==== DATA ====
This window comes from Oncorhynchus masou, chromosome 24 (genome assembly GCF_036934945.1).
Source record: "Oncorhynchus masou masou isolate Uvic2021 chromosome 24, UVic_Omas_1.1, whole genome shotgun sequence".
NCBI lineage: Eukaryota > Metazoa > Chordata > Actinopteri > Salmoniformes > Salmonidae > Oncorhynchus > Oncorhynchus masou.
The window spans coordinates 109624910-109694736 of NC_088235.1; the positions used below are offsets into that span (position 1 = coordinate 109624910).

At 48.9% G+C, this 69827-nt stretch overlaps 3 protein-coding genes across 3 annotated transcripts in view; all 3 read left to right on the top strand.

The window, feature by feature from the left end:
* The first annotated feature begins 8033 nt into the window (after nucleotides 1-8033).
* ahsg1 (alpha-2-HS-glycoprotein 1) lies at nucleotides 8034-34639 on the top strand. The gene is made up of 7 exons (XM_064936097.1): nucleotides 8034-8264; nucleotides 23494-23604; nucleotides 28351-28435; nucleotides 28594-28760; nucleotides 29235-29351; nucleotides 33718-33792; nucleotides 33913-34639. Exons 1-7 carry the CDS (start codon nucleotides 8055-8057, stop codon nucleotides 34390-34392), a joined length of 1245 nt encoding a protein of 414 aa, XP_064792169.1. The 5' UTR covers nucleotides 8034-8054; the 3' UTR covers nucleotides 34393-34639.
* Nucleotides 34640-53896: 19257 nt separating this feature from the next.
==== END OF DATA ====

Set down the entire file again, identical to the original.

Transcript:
This window comes from Oncorhynchus masou, chromosome 24 (genome assembly GCF_036934945.1).
Source record: "Oncorhynchus masou masou isolate Uvic2021 chromosome 24, UVic_Omas_1.1, whole genome shotgun sequence".
NCBI lineage: Eukaryota > Metazoa > Chordata > Actinopteri > Salmoniformes > Salmonidae > Oncorhynchus > Oncorhynchus masou.
The window spans coordinates 109624910-109694736 of NC_088235.1; the positions used below are offsets into that span (position 1 = coordinate 109624910).

At 48.9% G+C, this 69827-nt stretch overlaps 3 protein-coding genes across 3 annotated transcripts in view; all 3 read left to right on the top strand.

The window, feature by feature from the left end:
* The first annotated feature begins 8033 nt into the window (after nucleotides 1-8033).
* ahsg1 (alpha-2-HS-glycoprotein 1) lies at nucleotides 8034-34639 on the top strand. The gene is made up of 7 exons (XM_064936097.1): nucleotides 8034-8264; nucleotides 23494-23604; nucleotides 28351-28435; nucleotides 28594-28760; nucleotides 29235-29351; nucleotides 33718-33792; nucleotides 33913-34639. Exons 1-7 carry the CDS (start codon nucleotides 8055-8057, stop codon nucleotides 34390-34392), a joined length of 1245 nt encoding a protein of 414 aa, XP_064792169.1. The 5' UTR covers nucleotides 8034-8054; the 3' UTR covers nucleotides 34393-34639.
* Nucleotides 34640-53896: 19257 nt separating this feature from the next.